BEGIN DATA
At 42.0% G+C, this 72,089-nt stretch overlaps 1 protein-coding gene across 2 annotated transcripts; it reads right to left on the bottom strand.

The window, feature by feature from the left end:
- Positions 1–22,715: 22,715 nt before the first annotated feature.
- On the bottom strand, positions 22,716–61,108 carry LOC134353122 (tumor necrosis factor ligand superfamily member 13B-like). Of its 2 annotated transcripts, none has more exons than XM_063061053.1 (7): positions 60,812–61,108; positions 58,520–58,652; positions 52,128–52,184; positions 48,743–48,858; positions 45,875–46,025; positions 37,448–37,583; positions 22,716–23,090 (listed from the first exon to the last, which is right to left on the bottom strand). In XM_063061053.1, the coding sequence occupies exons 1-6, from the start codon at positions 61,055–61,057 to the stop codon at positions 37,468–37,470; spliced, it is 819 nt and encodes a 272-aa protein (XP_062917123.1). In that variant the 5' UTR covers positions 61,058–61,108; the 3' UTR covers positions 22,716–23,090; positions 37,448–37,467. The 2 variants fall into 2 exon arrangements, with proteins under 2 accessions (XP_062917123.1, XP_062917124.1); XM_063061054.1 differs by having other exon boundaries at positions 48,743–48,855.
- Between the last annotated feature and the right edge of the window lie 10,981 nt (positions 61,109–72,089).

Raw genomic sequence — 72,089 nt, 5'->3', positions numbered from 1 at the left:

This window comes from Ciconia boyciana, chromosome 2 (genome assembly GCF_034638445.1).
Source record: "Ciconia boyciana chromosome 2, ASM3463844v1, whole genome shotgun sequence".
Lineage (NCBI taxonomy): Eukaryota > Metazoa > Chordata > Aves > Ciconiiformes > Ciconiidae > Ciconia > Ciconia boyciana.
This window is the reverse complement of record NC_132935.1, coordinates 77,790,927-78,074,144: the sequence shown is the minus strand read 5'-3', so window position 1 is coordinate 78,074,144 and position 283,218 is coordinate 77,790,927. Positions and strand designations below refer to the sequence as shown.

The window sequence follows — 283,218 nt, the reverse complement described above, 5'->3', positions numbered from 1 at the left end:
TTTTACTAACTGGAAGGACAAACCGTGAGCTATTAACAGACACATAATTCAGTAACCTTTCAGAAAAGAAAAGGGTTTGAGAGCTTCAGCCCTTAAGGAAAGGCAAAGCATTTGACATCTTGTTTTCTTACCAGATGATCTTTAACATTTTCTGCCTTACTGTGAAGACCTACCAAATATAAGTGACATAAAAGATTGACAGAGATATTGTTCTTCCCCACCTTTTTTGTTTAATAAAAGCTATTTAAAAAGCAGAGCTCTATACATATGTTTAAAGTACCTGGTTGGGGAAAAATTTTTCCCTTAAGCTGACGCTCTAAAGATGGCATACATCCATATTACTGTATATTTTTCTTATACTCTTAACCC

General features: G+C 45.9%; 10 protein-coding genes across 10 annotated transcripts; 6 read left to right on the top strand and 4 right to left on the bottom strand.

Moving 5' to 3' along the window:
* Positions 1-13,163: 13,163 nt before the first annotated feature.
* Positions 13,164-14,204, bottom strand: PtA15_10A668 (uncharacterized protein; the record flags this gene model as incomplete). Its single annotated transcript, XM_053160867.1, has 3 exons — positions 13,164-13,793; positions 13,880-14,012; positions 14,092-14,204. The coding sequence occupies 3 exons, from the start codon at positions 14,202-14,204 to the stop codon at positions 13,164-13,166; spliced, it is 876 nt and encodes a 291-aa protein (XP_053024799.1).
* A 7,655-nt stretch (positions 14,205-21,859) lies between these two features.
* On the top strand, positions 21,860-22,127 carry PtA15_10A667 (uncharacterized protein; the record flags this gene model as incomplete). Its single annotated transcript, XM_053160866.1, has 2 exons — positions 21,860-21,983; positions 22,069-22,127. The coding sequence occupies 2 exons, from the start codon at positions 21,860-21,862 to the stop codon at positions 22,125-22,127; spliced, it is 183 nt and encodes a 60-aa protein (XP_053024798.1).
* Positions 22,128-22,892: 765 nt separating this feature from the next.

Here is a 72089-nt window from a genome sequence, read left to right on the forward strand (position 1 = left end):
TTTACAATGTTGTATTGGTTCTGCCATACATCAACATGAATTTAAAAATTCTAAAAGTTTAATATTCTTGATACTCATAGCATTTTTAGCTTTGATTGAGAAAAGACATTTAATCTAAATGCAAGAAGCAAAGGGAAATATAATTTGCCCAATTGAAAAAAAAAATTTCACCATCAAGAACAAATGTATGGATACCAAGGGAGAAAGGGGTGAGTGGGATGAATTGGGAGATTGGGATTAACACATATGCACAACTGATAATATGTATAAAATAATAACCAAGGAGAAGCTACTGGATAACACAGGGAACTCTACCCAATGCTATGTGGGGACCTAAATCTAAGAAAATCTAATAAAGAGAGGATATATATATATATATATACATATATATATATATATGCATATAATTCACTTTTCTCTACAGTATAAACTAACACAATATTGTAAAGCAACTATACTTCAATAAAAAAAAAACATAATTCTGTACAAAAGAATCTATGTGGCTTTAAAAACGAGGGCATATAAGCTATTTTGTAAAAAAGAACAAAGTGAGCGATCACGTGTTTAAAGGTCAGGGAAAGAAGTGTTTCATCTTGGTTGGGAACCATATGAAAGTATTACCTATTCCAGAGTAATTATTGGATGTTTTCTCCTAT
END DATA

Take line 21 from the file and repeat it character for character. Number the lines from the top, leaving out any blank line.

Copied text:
TTTACAATGTTGTATTGGTTCTGCCATACATCAACATGAATTTAAAAATTCTAAAAGTTTAATATTCTTGATACTCATAGCATTTTTAGCTTTGATTGAGAAAAGACATTTAATCTAAATGCAAGAAGCAAAGGGAAATATAATTTGCCCAATTGAAAAAAAAAATTTCACCATCAAGAACAAATGTATGGATACCAAGGGAGAAAGGGGTGAGTGGGATGAATTGGGAGATTGGGATTAACACATATGCACAACTGATAATATGTATAAAATAATAACCAAGGAGAAGCTACTGGATAACACAGGGAACTCTACCCAATGCTATGTGGGGACCTAAATCTAAGAAAATCTAATAAAGAGAGGATATATATATATATATATACATATATATATATATATGCATATAATTCACTTTTCTCTACAGTATAAACTAACACAATATTGTAAAGCAACTATACTTCAATAAAAAAAAAACATAATTCTGTACAAAAGAATCTATGTGGCTTTAAAAACGAGGGCATATAAGCTATTTTGTAAAAAAGAACAAAGTGAGCGATCACGTGTTTAAAGGTCAGGGAAAGAAGTGTTTCATCTTGGTTGGGAACCATATGAAAGTATTACCTATTCCAGAGTAATTATTGGATGTTTTCTCCTAT